Rating: R for violence and sex (but mostly violence).
Pairing/Characters: Loki/Sigyn, Asgard & Co.
Disclaimer: Not mine. Not profiting. Don’t sue.
Summary: It dawned fair and clear, the day they sewed Loki’s lips shut.
Link to Chapter 1: Here
Sigyn didn’t sleep, instead curling herself into the chair by the bed to watch Loki. How close her idle imaginings had come to this reality, and yet how far—for indeed she had pictured Loki in her bed, but no dream she conjured could have guessed the gentle whistle he made when he exhaled. She stifled her giggle against her knee and resisted the urge to reach out and trace his cheekbones.
He looked less worn, asleep. The creases under his eyes lessened, and his hair grew softer as the oils in it lost their grip.
Sigyn’s thoughts slid to those she had had no more than hours earlier, of ice and fear and shame. He was still wounded, there was no doubt of that, but Loki was different, somehow, from the man who had choked her in the Hall of Noble Dead. Perhaps he had seen something, in his visions. Perhaps it was the return of his voice and his magic. Either way, he was calmer, more grounded—more the way he had been before the Chitauri arrived, but less the sharpness.
She stepped out near midday, carefully closing the door behind her, and requested of Ane a meal, something light, that would keep despite temperature. Ane nodded. “For two?” she asked.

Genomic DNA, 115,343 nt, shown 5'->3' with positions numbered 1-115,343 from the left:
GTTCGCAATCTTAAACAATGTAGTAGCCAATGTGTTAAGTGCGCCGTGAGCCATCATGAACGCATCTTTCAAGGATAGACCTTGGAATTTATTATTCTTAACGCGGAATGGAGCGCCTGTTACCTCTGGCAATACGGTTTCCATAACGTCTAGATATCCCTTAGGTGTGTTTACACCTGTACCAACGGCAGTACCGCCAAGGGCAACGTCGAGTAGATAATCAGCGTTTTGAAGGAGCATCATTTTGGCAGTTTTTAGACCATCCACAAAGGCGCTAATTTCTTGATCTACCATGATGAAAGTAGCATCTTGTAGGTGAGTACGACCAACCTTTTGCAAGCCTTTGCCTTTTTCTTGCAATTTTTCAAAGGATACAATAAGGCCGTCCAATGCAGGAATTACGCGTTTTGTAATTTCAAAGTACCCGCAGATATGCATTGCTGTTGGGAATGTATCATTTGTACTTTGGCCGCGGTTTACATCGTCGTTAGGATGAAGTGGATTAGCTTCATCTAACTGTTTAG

“Please,” Sigyn answered, and slipped back inside. Fifteen minutes later came a knock on the door and Ane entered, burdened with a tray of morsels and fruit. She set it down on the table in the sitting area and glanced to the prince in Sigyn’s bed. Sigyn thanked her, and Ane curtseyed and left, and Sigyn smiled wryly as she lifted the lid from the tureen to see spell-chilled soup within. It would be all over the palace by the time Loki woke, that he had slept in her bed but not with her.
He rolled over, shifting into a fetal position, his brow creasing into a worried frown. His eyes roved furiously beneath his lids and he trembled despite the chains of sleep. A small whimper escaped his newly freed lips, and Sigyn leaned forward, reaching a hand to nudge him awake—but Thor’s words reminded her, and she pulled back, biting her lip in sympathy as he rode through his nightmare.